Hurricane Harvey and readiness

Ready up … for hurricane season … and the ‘thief at night’

By Cynthia Brewer

Hurricane Harvey has come and gone, leaving so much destruction behind. At least 44 people have lost their lives as of Sept. 3, nine days after its landfall. Victoria, Texas, mercifully spared from severe damage still suffers as it is in its second week without drinkable water and many still have no power. Downed power poles and toppled trees litter the streets and curbsides.

Experts say economic costs could reach 160 billion dollars – making it the most expensive natural disaster to hit the United States.

The death toll could rise once the flood waters recede, although experts are not expecting it to even come close to Hurricane Katrina’s estimated death toll of 1,800 people. What helped Texans was today’s social media and communications and a more mobile population in Texas compared to New Orleans.

South Texans had the Weather Channel and knew almost exactly when and where the hurricane would hit. We were warned to be prepared over and over again.

Still, people lost their lives and hundreds needed rescuing by boat or helicopter, even after repeated warnings predicted record rainfalls that would cause major flood damage.

However, the low death rate could be an example of the population heeding the warnings. Maybe we did all we could to protect ourselves and our homes. The swollen rivers reached towns that had not been predicted to flood. The amount of rain that fell was twenty inches more than originally forecasted. Could we have prepared for that?

A lot of us rode out the storm relying on the strength of our home or relying on our faith, or both. I also think that we tend to believe–or hope–that we are invincible; it seems it’s just part of human nature.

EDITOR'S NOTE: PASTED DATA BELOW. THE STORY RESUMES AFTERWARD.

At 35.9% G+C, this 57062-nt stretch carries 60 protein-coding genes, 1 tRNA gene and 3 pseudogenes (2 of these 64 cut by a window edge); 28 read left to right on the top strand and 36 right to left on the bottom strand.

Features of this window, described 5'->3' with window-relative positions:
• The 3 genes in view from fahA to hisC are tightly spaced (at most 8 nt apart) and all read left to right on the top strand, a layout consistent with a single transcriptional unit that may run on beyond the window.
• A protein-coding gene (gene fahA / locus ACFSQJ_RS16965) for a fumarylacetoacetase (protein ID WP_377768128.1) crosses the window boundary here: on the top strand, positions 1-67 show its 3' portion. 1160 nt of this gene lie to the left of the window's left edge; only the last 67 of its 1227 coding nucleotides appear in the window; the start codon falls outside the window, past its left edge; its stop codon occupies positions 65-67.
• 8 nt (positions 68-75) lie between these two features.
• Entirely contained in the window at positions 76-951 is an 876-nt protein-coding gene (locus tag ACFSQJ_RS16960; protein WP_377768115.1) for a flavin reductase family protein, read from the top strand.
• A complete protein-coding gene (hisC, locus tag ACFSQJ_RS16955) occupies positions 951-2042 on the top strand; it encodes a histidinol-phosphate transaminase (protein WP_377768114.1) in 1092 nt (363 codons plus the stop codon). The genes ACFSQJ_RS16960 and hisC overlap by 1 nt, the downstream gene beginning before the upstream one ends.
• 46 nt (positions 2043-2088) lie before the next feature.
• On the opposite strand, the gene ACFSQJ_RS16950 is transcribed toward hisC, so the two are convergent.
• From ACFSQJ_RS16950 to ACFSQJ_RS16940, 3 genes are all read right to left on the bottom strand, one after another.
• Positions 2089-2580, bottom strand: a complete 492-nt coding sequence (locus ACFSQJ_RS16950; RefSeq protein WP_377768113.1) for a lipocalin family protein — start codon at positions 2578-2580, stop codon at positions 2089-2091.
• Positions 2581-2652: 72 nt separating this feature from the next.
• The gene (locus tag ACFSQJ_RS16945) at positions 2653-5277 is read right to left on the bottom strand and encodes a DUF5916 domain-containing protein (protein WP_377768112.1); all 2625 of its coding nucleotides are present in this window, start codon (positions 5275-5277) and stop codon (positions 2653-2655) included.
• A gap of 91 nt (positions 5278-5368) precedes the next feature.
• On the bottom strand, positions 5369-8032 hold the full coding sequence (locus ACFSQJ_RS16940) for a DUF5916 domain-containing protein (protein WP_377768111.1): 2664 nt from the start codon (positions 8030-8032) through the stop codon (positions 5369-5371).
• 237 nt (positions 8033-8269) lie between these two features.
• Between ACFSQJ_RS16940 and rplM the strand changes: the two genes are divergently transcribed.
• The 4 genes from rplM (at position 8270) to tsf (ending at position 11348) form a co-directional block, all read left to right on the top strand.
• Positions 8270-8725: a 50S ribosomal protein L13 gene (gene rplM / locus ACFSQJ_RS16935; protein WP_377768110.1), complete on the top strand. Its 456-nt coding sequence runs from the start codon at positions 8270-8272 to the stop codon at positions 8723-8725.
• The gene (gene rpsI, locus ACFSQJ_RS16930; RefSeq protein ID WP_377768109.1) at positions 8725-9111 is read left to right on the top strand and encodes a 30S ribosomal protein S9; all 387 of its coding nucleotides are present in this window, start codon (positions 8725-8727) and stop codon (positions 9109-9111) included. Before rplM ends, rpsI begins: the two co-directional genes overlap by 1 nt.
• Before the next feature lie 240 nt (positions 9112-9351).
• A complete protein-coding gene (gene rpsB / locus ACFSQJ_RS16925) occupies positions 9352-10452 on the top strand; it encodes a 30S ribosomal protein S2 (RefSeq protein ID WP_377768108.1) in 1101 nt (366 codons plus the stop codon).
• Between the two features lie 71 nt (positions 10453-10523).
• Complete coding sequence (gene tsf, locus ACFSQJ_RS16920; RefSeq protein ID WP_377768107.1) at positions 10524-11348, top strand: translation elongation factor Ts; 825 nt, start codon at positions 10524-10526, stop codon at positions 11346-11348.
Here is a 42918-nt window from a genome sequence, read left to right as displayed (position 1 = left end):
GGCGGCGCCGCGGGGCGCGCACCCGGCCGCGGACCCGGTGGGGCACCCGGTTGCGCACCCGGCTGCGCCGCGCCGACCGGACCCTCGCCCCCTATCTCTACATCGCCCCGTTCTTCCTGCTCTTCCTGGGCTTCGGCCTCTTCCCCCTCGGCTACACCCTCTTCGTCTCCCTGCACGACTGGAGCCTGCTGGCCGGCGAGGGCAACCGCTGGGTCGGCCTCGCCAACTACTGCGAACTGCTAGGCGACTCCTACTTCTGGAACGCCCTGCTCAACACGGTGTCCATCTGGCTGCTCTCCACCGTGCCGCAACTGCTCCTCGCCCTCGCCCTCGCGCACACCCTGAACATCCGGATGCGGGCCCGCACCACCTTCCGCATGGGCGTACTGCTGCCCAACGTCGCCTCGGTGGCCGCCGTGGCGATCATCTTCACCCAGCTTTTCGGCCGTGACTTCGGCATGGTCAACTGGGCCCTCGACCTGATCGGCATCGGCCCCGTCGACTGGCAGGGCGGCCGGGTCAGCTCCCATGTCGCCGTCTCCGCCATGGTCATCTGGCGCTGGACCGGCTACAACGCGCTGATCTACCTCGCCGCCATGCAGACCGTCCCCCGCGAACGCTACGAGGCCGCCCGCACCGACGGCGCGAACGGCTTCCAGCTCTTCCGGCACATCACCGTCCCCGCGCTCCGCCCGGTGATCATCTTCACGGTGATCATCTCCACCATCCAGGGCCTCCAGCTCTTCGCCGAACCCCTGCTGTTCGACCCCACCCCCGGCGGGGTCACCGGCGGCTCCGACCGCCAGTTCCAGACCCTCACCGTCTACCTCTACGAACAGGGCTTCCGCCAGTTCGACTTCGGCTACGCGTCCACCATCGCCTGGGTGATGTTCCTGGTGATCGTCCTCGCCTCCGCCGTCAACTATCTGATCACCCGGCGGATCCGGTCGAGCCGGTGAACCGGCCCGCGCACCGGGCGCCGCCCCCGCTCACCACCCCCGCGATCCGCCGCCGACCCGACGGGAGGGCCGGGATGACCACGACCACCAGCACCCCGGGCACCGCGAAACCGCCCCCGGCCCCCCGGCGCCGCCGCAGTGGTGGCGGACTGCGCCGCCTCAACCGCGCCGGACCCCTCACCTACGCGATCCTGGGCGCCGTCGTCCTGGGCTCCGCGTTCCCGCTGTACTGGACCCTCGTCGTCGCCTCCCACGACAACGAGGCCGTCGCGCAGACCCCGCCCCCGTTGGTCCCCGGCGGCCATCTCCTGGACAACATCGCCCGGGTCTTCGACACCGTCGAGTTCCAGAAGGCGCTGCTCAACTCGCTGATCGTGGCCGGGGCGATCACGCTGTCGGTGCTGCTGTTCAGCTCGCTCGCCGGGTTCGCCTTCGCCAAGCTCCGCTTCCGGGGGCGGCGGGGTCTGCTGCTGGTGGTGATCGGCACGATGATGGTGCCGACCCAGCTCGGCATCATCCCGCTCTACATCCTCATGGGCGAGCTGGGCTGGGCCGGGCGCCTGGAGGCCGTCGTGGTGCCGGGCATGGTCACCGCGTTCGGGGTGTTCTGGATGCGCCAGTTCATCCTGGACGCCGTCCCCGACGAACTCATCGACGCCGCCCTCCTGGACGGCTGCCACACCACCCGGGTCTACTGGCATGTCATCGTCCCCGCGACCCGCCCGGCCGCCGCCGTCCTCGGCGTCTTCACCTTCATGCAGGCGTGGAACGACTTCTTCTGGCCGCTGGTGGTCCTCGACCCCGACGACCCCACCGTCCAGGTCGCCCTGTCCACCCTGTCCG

I know; I was one of those who stayed in my home in Victoria, Texas, thinking that since my 120-year-old house was still standing after a century of threats, surely it would survive another. By the grace of God, it did. But at 4:00 a.m. I was saying my rosary as my house was buffeted by the powerful gusts, hoping we had prepared and protected our home enough.

About a week after the August 25 hurricane landfall, the Gospel reading at the August 31st daily Mass was a good reminder about preparation, not just of our homes, but for eternity.

“Jesus said to his disciples: ‘Stay awake! For you do not know on which day your Lord will come. Be sure of this: if the master of the house had known the hour of night when the thief was coming, he would have stayed awake and not let his house be broken into. So too, you must be prepared, for at an hour you do not expect, the Son of Man will come’” (MT 24:42-44).

Are we prepared for the thief that will come when we least expect it?

Or do we act invincible toward God? Do we assume our lives are set right and that a heavenly reward is awaiting us upon our death?

Do we have a faithful trust in the mercy of God, or is it just a presumption that pearly gates will be open to all at the end of this life?

Or do we realize our spiritual life is in shambles, but figure we’ll take care of it … later? What if we don’t have a chance at later? This past week could have been the end for many of us living in South Texas.

Regardless of the early predictions of natural disasters or our doctor’s diagnosis of a healthy heart, each of us needs to be prepared for when “the thief” comes.  We can’t rely on predictions, and we can’t rely on others. The time for preparation is now. If we attend Mass regularly and/or read the Bible, we have been warned time and again.

Are we prepared? Are you? Am I?